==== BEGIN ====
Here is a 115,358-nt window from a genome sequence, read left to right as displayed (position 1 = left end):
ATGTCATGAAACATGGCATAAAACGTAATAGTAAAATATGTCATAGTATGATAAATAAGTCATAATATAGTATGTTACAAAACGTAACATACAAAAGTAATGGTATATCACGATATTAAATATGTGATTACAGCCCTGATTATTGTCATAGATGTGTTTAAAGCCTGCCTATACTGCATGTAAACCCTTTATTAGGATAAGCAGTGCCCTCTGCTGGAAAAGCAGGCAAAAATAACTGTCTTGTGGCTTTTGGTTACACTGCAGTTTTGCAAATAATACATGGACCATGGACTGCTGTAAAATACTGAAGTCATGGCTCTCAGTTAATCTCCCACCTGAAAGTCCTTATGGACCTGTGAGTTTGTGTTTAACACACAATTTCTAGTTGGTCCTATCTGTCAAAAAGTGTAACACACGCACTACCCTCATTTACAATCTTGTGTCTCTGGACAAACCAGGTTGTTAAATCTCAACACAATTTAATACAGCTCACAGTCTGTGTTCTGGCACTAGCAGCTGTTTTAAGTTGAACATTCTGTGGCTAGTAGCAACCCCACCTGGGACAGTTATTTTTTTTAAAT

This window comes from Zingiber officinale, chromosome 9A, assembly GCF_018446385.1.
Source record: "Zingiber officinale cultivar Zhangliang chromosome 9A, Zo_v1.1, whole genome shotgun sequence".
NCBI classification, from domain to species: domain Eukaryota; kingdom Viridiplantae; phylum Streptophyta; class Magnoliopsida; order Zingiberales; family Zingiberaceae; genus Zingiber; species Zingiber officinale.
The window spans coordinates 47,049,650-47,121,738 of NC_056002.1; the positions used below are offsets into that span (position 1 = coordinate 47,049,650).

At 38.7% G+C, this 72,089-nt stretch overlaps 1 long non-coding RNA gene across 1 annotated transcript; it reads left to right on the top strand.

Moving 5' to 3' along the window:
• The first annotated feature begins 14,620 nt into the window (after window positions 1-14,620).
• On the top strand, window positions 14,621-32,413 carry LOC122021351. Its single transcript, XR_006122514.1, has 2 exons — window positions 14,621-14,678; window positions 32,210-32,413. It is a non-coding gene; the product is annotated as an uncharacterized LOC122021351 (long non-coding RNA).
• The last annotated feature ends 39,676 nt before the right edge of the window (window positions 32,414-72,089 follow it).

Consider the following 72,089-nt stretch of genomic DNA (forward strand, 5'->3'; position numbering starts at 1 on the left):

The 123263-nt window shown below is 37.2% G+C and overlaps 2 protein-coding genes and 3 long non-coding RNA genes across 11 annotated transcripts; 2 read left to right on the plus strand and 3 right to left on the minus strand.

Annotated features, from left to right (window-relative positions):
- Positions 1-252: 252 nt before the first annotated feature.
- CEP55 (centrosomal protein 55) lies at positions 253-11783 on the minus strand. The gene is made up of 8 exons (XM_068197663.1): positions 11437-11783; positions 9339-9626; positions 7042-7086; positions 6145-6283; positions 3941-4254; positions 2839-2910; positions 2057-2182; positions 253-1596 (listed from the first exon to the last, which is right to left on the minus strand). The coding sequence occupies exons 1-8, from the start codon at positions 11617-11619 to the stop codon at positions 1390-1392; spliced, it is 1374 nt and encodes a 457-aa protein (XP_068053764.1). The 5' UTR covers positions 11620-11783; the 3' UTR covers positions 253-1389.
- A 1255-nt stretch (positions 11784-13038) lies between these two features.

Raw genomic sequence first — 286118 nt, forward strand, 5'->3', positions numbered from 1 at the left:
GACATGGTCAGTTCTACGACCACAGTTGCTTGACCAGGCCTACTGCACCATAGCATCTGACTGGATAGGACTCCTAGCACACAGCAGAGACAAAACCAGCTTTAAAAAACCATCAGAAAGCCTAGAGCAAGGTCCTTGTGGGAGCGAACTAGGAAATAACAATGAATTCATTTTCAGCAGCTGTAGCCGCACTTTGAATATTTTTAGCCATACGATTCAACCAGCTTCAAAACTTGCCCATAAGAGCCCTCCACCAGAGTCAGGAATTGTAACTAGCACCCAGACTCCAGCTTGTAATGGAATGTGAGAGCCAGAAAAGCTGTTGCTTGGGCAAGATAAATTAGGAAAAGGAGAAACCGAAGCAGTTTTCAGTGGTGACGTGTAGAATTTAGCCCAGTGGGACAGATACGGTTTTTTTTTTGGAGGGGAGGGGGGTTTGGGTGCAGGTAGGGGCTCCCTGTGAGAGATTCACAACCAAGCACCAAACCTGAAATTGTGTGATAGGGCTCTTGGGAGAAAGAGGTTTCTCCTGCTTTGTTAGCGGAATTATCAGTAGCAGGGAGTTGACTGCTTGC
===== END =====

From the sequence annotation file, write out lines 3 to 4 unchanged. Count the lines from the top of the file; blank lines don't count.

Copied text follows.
This window comes from Zingiber officinale, chromosome 9A, assembly GCF_018446385.1.
Source record: "Zingiber officinale cultivar Zhangliang chromosome 9A, Zo_v1.1, whole genome shotgun sequence".